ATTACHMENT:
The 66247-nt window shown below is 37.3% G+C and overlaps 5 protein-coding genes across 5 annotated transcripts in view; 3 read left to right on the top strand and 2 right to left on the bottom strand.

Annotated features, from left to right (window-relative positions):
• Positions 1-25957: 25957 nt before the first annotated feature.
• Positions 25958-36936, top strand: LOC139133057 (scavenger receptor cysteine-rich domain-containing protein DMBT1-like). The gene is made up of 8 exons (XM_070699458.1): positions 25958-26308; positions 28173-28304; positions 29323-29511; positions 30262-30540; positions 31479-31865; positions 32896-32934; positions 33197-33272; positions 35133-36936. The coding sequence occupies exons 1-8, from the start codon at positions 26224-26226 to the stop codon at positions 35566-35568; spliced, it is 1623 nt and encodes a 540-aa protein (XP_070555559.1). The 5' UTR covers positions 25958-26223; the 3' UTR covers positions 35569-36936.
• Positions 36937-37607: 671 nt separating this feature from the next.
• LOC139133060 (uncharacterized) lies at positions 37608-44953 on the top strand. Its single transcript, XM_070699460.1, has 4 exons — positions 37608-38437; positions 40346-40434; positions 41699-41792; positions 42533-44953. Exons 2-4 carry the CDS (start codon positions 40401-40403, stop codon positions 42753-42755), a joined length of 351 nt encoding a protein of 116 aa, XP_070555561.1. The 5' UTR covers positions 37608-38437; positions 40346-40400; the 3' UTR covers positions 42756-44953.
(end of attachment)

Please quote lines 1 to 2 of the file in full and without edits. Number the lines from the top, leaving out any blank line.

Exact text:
The 66247-nt window shown below is 37.3% G+C and overlaps 5 protein-coding genes across 5 annotated transcripts in view; 3 read left to right on the top strand and 2 right to left on the bottom strand.

Annotated features, from left to right (window-relative positions):